Maggie and Caylee supporting Harlie. 
 There were fireworks...


fire...

lights...

 snakes...


and confetti...





She sang two songs right in front of us.




We all got bracelets that lit up throughout the show. It was pretty cool.



At one point, the girls in the rows closer to the stage asked us to switch seats so Harlie could be closer. They even helped support her standing, too.


It is amazing what some people notice and then how they choose to act. There are so many good people left. The negative ones are just louder for some reason. I would love to see that change in time.

It really was an AMAZING experience. I want to write Taylor Swift and tell her that she made my daughter want to stand, even though it was so hard for her, for two hours. I think that is one hell of a compliment. I put my foot in her chair and let her sit on my leg to give her breaks. Whoa, that was a work out for me!

We got home at 2:30am. We were exhausted. But, it was so worth it. I liked Taylor Swift before her concert. But I loved her after.

I'm so thankful that they donated the tickets to the children's hospital and that we got to go. And I'm so thankful for good memories.

Much love,
Christy xo








Wednesday, July 11, 2018

Ambition and a concert...

Hi! I am so sorry it has been so long since my last update. Life is busy and I have been having a very hard time keeping up.

I have so much to tell you, including an update on We Heart Harlie & Friends. This will include the Corn Hole Tournament held back in June, and our exciting first ever Gala coming up in September! So, stay tuned for that.

For now, I thought I would start with what happened on the last day of school, on June 15th. In the weeks leading up to the last day I received a letter form Harlie's school informing me that she would be recognized for her "ambition." Each quarter the school focuses on a word, like determination, empathy, ambition, etc. And at the pep rally at the end of the quarter they call out the student's names who emulated the word. Each parent gets a letter that lets them know their child will be recognized, so they can attend.

So, me and Harlie's nurse, Caylee, took Harlie to school for the pep rally that day. The students stood up as they heard their names called. You should've seen Harlie's face when she heard her name. She was so surprised! When she got out of her wheelchair to stand, everyone clapped for like two minutes! It was amazing. Truly.



I tried so hard not to cry, but it was impossible. It felt so supportive. It felt like everyone knew we almost lost her and that they were so glad she was standing there, still with us, with a smile on her face. It makes me cry every time I think of it.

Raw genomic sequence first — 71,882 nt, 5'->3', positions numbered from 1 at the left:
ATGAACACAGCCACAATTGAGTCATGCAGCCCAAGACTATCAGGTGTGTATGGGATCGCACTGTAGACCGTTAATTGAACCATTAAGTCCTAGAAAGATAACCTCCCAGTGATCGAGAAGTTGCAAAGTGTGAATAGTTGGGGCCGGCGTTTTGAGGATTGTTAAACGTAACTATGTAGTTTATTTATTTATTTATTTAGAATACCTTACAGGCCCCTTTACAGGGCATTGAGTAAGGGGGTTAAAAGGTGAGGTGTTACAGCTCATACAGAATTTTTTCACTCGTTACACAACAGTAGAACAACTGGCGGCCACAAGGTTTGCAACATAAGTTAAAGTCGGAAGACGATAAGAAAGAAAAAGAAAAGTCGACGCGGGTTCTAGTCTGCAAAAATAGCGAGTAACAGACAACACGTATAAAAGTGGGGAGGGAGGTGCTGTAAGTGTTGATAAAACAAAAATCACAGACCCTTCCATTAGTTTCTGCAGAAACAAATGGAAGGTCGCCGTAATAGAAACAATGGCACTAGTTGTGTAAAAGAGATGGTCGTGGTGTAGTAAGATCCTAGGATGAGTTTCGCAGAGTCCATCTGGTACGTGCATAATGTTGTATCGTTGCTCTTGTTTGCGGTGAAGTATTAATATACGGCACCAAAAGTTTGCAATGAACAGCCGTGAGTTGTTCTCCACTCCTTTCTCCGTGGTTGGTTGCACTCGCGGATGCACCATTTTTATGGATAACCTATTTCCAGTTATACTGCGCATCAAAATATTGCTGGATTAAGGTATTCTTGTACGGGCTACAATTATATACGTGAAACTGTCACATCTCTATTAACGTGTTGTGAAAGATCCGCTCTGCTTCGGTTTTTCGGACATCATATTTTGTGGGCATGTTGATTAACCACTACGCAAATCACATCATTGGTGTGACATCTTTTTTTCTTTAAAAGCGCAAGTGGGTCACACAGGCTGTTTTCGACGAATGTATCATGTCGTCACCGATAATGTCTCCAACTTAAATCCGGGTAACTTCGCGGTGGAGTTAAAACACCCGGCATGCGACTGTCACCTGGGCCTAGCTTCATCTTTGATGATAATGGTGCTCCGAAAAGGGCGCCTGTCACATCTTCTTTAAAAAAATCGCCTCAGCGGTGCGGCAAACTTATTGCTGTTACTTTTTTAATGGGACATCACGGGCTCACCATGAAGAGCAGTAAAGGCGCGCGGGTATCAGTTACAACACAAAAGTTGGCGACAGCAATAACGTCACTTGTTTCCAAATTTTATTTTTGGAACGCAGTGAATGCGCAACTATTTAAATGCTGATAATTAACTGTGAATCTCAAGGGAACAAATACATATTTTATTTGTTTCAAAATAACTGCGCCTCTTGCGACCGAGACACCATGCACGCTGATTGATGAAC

I think what happened to Harlie can make people so uncomfortable that they don't want to talk about it. So it is the simple acknowledgement from the students, the staff and the other parents there that speaks to me the most. So, if you were there that day, thank you. Truly.

Harlie started her tutoring with Ms. Johnson and she made this folder for her school stuff. So cute!


And we just got Harlie's hair cut. It was too long to be practical with the trach. It was constantly in the way. I'd say she feels pretty good with the new cut.


Okay, there's so much more to tell you about. One last exciting thing before I go...

Our wonderful social worker at Children's National Medical Center called me last week. She said that Harlie has told her several times that she wants to go to a concert. So, when she heard that the hospital received some tickets to the Taylor Swift concert, she thought of us. So, we are headed to FedEx Field (where the Redskins play) to see Taylor Swift tonight! Woohoo!

So, I promise I will post again later this week.

Thank you so much for all your support!

Much love,
Christy xo

Tuesday, May 22, 2018

Three months Post-Op

Yesterday marked three months since Harlie's unplanned laryngotracheal reconstruction (LTR). And what a difficult three months it has been. Honestly, it feels like it has been longer than that. I guess it is hard to differentiate when life hasn't been the same since August.

But, despite how horrible some of the past 3/9 months have been, I am so happy to finally tell you how good she's doing. She is better right now than she's been since August 8, 2017. That dreadful day changed everything. But, I'm trying to be positive here... And since she is better, I am much better. I haven't been myself in so long. I can't tell you how hard it has been to be so fearful of losing her all the time. Since her scope on May 11th, I have been able to breathe and relax a little.